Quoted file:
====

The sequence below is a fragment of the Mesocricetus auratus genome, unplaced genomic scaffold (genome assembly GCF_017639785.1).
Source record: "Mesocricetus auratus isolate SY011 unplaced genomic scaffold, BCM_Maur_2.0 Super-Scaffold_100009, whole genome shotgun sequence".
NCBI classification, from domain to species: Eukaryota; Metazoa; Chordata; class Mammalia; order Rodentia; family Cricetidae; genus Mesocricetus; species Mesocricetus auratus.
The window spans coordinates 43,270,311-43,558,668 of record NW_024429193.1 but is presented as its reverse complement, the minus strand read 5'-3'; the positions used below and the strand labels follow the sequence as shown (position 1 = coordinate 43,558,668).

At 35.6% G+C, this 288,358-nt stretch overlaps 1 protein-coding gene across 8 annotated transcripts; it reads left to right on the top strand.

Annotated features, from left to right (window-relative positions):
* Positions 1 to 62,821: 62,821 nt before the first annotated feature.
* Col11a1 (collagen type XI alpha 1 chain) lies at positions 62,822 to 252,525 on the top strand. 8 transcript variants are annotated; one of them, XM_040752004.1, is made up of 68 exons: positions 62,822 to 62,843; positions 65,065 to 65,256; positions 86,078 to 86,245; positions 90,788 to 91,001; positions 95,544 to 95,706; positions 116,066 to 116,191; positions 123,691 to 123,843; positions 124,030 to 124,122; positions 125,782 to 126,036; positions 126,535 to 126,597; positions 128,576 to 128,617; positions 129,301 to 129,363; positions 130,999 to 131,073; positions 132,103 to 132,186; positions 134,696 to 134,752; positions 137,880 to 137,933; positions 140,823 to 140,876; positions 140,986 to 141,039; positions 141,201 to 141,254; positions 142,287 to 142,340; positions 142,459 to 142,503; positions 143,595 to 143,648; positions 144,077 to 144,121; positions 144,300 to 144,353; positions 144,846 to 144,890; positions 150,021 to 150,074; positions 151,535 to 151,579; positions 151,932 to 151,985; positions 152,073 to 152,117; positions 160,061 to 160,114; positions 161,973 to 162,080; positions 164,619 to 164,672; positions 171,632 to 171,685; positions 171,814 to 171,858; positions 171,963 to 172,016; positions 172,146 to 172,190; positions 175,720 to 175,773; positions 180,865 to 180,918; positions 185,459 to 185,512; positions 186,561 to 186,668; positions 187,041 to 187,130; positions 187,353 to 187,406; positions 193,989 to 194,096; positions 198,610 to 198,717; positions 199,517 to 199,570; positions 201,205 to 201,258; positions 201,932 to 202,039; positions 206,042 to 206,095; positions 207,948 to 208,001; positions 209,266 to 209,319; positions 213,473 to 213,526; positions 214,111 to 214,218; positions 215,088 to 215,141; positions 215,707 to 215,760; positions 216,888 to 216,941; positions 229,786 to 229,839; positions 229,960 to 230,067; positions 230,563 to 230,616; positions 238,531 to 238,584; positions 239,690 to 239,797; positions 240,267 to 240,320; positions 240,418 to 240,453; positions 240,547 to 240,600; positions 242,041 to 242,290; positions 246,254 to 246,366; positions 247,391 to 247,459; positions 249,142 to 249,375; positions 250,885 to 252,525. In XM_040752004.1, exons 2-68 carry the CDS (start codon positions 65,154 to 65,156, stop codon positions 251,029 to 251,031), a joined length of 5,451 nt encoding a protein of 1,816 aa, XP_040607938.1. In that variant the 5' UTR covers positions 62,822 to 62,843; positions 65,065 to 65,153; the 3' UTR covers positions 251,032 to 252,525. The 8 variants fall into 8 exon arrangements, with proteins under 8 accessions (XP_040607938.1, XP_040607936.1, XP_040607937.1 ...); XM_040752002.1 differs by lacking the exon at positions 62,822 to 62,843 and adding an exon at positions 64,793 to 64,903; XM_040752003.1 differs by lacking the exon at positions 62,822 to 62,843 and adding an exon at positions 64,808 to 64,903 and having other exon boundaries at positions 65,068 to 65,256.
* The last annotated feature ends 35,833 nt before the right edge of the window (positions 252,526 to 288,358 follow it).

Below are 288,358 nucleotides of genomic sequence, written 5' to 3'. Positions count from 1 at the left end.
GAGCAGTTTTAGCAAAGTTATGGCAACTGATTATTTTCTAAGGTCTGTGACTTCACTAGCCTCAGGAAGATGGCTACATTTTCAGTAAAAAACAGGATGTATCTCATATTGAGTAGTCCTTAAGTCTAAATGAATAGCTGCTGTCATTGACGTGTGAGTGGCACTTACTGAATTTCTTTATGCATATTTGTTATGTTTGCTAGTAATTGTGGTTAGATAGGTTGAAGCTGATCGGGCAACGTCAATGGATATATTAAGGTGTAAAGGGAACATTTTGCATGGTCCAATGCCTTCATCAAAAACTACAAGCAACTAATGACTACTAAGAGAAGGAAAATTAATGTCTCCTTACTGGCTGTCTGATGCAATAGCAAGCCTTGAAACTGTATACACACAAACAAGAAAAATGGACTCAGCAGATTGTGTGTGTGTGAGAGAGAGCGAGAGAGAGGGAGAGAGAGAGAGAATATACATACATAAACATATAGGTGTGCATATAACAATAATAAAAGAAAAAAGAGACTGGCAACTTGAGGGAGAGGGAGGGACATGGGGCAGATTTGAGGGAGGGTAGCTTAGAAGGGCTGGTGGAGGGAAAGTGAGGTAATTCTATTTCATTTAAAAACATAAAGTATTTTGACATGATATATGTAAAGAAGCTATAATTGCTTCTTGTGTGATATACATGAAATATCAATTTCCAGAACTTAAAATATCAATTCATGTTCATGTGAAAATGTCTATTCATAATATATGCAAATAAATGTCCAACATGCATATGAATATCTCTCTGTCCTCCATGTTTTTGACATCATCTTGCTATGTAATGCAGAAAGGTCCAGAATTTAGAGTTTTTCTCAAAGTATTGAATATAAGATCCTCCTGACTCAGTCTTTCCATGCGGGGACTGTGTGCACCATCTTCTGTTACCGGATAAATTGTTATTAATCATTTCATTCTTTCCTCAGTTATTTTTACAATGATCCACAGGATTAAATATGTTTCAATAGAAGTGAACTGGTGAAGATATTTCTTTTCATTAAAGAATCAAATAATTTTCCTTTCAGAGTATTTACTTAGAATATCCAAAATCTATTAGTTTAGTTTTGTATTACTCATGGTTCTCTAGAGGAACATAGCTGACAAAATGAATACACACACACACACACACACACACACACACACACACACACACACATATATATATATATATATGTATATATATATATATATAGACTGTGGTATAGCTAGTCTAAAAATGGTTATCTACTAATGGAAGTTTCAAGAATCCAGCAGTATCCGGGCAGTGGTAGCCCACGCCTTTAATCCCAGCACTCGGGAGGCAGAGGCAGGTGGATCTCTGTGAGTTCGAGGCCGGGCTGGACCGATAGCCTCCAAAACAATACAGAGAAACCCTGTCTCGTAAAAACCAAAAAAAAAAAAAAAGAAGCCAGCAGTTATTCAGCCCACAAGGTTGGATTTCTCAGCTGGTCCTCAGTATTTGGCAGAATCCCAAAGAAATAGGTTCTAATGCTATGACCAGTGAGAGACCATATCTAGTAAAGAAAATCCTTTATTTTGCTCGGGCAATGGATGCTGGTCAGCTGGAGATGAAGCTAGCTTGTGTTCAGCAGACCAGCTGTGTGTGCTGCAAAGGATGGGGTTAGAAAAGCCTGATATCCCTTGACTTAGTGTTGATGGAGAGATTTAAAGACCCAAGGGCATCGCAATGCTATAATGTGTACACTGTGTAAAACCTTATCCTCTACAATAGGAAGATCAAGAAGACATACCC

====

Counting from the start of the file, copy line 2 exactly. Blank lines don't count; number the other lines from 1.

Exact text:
Source record: "Mesocricetus auratus isolate SY011 unplaced genomic scaffold, BCM_Maur_2.0 Super-Scaffold_100009, whole genome shotgun sequence".